Edited on 02/14/2014
On the basis of the most recent data compiled by the French Agency for Food, Environmental and Occupational Health & Safety (ANSES), the French Ministry of Ecology, Sustainable Development & Energy submitted a proposal under REACH for the Europe-wide restriction of the use of bisphenol A in thermal paper (credit card slips, bank receipts, logistics labels, etc.).
Edited on 02/07/2014
Ecozen® is a partially bio-sourced polymer developed by SK Chemicals (a South Korean company) for substituting the polycarbonate used in the manufacturing of food containers and bottles for cosmetic products.
Edited on 11/07/2013
As part of the European project Biocopac, a bio-sourced polyester extracted from tomato skin is being studied with a view to developing a substitute for BPA-based epoxy resins.
Edited on 09/26/2013
A university laboratory from Massachusetts, USA, has synthesised an epoxy resin using CBDO instead of BPA, and is now seeking to test this resin on an industrial scale in food tin applications.
Edited on 09/09/2013
In July 2013, the FDA banned the use of BPA in epoxy resins in infant formula containers.
Edited on 09/05/2013
Casino has launched two ranges of appertised products – tomatoes and soups with chunks – packaged in cartons.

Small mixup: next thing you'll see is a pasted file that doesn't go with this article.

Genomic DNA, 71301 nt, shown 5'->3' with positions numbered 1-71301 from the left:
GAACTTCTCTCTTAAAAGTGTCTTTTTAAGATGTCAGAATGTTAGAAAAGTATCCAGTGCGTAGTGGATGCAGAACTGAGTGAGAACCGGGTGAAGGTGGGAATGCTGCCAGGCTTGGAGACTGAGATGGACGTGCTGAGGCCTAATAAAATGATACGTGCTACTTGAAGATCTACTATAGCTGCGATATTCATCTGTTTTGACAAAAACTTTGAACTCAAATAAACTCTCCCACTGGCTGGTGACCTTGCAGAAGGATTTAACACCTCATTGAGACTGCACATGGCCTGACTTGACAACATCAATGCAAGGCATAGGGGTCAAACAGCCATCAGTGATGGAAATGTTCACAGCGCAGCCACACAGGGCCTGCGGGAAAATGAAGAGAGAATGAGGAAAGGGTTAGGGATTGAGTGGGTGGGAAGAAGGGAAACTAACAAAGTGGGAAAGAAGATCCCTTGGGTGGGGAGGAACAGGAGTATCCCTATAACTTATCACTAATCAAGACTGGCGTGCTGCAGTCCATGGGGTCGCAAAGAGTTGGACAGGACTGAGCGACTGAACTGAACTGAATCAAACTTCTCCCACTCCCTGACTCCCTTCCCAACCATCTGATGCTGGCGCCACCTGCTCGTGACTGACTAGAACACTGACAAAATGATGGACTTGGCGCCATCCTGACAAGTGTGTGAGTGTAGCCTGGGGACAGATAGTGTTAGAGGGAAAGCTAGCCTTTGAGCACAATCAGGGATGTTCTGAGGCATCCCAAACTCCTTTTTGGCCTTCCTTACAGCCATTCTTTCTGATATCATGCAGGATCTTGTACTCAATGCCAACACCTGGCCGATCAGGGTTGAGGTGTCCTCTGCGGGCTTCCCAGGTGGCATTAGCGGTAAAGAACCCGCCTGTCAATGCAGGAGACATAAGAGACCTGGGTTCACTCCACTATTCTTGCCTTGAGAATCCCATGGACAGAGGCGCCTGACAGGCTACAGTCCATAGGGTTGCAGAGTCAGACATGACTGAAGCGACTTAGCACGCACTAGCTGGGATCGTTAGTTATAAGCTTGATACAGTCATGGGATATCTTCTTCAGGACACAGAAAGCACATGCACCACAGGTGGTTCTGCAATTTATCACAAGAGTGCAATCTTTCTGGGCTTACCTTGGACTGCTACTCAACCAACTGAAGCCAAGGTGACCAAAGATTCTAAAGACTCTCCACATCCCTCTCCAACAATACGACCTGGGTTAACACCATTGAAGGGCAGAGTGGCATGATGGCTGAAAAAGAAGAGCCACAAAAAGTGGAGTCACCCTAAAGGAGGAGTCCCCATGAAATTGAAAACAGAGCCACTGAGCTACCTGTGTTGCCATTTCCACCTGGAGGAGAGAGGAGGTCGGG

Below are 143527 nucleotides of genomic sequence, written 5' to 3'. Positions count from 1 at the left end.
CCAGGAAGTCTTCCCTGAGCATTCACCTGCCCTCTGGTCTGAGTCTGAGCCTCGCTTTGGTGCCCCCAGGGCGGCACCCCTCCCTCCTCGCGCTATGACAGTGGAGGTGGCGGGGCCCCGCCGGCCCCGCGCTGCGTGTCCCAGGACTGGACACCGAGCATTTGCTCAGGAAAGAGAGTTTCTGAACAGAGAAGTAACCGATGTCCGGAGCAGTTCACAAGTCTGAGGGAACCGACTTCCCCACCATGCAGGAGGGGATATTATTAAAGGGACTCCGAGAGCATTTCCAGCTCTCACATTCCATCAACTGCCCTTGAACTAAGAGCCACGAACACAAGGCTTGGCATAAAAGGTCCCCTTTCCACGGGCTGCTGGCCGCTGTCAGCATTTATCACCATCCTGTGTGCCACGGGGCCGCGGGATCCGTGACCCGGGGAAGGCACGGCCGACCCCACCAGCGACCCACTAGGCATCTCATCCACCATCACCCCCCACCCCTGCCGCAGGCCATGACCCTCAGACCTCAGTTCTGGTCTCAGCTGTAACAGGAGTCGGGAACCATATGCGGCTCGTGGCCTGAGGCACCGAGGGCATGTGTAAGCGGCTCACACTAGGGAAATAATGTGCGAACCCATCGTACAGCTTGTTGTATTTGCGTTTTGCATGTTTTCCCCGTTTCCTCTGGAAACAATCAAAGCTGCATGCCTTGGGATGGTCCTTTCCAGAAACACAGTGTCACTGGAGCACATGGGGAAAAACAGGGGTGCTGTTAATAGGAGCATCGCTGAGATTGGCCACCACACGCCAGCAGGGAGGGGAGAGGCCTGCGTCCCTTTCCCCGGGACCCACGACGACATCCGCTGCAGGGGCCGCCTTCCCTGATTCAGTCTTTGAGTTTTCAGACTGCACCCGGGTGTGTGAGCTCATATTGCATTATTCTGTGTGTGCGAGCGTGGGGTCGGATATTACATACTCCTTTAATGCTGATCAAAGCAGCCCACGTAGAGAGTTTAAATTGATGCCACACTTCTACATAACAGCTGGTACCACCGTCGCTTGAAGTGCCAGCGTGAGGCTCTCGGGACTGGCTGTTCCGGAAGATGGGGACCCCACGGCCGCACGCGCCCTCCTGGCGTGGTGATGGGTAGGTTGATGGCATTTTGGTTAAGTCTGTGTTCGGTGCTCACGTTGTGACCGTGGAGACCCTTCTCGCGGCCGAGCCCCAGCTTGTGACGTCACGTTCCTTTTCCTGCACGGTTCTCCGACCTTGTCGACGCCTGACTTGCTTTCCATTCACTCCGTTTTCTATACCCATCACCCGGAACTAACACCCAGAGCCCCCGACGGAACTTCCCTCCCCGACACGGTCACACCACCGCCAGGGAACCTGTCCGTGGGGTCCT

Edited on 09/05/2013
The French National Institute for Agricultural Research (INRA) and the chemical engineering school ENSCM Montpellier are conducting research on a new process that will make it possible to avoid using Bisphenol A in the synthesis of epoxy resins, through the use of bio-sourced tannins. The process also makes it possible to substitute epichlorohydrin (which is classed as a carcinogen) with an enzyme when synthesising the resin.
Edited on 07/02/2013
INERIS is currently conducting a survey on BPA use in thermal paper (till receipts, etc.) and the possible solutions for its substitution. As part of this study, the Institute is launching a call for contributions.
Edited on 06/28/2013
In March 2013, the French Agency for Food, Environmental and Occupational Health & Safety (ANSES) published the results of an assessment of the risks posed by BPA to human health, including a review of the current alternatives to BPA and a report on compounds from the bisphenol family. 73 potential alternative solutions were identified.
Edited on 01/23/2013
Low concentrations of Bisphenol A are sufficient to produce a negative effect on human testicles.